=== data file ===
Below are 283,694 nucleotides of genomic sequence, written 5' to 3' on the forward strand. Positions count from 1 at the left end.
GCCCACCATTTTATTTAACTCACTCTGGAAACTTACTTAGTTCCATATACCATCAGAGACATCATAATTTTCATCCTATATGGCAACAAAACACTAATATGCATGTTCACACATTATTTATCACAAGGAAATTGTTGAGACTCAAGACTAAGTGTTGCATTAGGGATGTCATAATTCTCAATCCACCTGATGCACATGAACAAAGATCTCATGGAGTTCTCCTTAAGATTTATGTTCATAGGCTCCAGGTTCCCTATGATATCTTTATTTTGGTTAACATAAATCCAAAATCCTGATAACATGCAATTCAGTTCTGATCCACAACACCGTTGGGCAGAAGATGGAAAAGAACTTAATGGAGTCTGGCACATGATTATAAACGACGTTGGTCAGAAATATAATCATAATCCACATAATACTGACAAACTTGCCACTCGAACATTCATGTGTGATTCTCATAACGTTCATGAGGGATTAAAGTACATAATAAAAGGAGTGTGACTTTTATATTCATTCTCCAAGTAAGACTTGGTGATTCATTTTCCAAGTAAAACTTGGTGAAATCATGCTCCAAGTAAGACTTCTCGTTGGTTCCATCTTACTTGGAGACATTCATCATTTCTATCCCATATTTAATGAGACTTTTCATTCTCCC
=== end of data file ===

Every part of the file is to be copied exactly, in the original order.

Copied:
Below are 283,694 nucleotides of genomic sequence, written 5' to 3' on the forward strand. Positions count from 1 at the left end.
GCCCACCATTTTATTTAACTCACTCTGGAAACTTACTTAGTTCCATATACCATCAGAGACATCATAATTTTCATCCTATATGGCAACAAAACACTAATATGCATGTTCACACATTATTTATCACAAGGAAATTGTTGAGACTCAAGACTAAGTGTTGCATTAGGGATGTCATAATTCTCAATCCACCTGATGCACATGAACAAAGATCTCATGGAGTTCTCCTTAAGATTTATGTTCATAGGCTCCAGGTTCCCTATGATATCTTTATTTTGGTTAACATAAATCCAAAATCCTGATAACATGCAATTCAGTTCTGATCCACAACACCGTTGGGCAGAAGATGGAAAAGAACTTAATGGAGTCTGGCACATGATTATAAACGACGTTGGTCAGAAATATAATCATAATCCACATAATACTGACAAACTTGCCACTCGAACATTCATGTGTGATTCTCATAACGTTCATGAGGGATTAAAGTACATAATAAAAGGAGTGTGACTTTTATATTCATTCTCCAAGTAAGACTTGGTGATTCATTTTCCAAGTAAAACTTGGTGAAATCATGCTCCAAGTAAGACTTCTCGTTGGTTCCATCTTACTTGGAGACATTCATCATTTCTATCCCATATTTAATGAGACTTTTCATTCTCCC